Lab-made, synthetic diamonds are becoming increasingly similar in quality, cut, and clarity to natural ones. Technological advances has resulted in their growing use and acceptance in industry – but cracking the luxury consumer market is the final frontier. This is in large part to do with the the way consumers place value on products.
In the part 1, I discussed how many luxury brands are failing across Asia as they treat Asian consumers as a homogeneous group and how it led my co-authors and I to examine this phenomenon in-depth. Using the value perceptions framework and theory of impression management, we discovered some very interesting differences among consumers
They are not all same (Part 1): how Asian consumers differ in their luxury consumption – case of India
While luxury in Asia is booming with the rise of new money and an affluent consumption class the picture is not rosy for all the luxury brands emerging within or outside of Asia. Some stellar examples of struggle involve Prada and Mulberry in China, Aigner and de Grisogono in India and Ermenegildo Zegna entering,
Funded by British Academy, I led project with Professor Keyoor Purani at IIMK. The project looks at the influence of economic conditions on contemporary conspicuous consumption tendencies among consumers in the UK and India. The project findings demonstrate the variations between the British and Indian consumers showing how socio-economic market conditions influence conspicuous consumption.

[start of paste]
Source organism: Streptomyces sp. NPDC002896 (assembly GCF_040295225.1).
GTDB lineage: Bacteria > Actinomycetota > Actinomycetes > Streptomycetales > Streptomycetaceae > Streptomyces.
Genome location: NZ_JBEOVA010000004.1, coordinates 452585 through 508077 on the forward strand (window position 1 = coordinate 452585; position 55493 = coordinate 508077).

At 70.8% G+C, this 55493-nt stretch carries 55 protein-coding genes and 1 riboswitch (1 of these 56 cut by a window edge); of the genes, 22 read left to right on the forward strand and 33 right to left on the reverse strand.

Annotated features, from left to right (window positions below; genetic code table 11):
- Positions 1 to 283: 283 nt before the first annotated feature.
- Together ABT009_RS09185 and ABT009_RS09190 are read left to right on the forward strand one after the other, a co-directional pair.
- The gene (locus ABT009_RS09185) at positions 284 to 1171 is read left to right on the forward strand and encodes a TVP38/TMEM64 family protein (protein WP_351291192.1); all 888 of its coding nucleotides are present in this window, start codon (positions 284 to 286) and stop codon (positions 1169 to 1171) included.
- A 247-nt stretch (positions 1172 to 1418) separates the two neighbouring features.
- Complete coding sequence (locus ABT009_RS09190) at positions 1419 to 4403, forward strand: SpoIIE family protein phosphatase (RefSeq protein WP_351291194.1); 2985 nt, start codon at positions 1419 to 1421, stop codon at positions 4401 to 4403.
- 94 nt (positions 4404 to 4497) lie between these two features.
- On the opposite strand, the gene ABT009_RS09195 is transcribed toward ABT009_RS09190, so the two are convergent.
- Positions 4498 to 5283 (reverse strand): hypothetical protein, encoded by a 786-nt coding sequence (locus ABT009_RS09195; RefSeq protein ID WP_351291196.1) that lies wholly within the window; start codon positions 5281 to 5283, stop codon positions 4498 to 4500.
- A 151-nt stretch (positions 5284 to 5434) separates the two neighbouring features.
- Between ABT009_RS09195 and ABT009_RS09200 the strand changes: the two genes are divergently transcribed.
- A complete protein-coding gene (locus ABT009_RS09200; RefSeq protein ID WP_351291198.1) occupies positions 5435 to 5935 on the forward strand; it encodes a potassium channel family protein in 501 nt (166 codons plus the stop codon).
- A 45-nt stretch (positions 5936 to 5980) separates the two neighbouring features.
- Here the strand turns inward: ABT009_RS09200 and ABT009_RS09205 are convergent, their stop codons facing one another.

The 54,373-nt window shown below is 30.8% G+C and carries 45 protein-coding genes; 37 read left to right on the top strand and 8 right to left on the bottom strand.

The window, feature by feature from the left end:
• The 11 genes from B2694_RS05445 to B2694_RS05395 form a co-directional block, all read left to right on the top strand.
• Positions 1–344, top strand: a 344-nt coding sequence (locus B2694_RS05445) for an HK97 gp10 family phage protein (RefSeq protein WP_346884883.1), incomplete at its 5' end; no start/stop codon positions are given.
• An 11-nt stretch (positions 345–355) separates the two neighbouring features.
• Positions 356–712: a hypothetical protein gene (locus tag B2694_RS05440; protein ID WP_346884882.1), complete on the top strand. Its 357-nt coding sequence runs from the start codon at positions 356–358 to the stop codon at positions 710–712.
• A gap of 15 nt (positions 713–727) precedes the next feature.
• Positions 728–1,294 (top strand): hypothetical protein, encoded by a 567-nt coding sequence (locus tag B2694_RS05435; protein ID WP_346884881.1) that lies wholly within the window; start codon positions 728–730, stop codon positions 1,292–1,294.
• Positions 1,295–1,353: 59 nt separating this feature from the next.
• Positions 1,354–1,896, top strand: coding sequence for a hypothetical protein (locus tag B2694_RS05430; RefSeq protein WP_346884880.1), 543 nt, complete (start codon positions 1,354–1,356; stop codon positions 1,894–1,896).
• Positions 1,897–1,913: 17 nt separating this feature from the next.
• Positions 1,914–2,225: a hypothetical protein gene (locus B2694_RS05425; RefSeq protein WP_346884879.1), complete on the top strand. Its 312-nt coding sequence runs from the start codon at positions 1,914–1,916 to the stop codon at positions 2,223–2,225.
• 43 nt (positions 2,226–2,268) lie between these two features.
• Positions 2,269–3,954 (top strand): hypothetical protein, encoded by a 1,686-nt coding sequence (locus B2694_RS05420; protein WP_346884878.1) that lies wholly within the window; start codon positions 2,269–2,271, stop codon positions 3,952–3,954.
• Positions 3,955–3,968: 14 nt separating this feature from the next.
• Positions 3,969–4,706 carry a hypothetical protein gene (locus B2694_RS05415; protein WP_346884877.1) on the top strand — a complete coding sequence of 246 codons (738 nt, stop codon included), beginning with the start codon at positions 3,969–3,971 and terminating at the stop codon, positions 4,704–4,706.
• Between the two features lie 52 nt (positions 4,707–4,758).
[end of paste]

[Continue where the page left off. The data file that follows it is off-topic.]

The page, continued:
Importance of consumer concerns To create and sustain long-term and mutually beneficial online and offline relationships organizations need to reduce consumers’ perceived risk; increase consumer trust and lessen security and privacy concerns. Addressing these consumer concerns is highly important because consumers increasingly rely on internet for their regular information search and purchase. The recent cyber-attacks
Inaugural Professorial Lecture entitled ‘Status Consumption: A Journey Through Time & Cultures’ Thursday 3 April 2014 6pm at GCU London campus at 40 Fashion Street, London, E1 6PX Overview of Professorial Lecture The modern pursuit of personal identity and style through consumption is now widely recognised and is actively encouraged by marketers. In fact, consuming for status
The story behind the Werther effect is highly intriguing and chilling. In 1774, the giant of German literature, Johann Wolfgang von Goethe, published a novel titled The Sorrows of Young Werther (German: Die Leiden des jungen Werthers). Finished in six weeks of intensive writing during January–March 1774, the novel instantly made the 24-year-old Goethe one
Can in-store sampling motivate you to act and purchase a cosmetics product? In this research, we looked at the significant motivations driving cosmetics shopping in retail setting, and examined how in-store sampling can be used to enhance choice goal attainment. We also focused on the influence of choice goal attainment on decision satisfaction when in-store sampling is used as a promotion technique.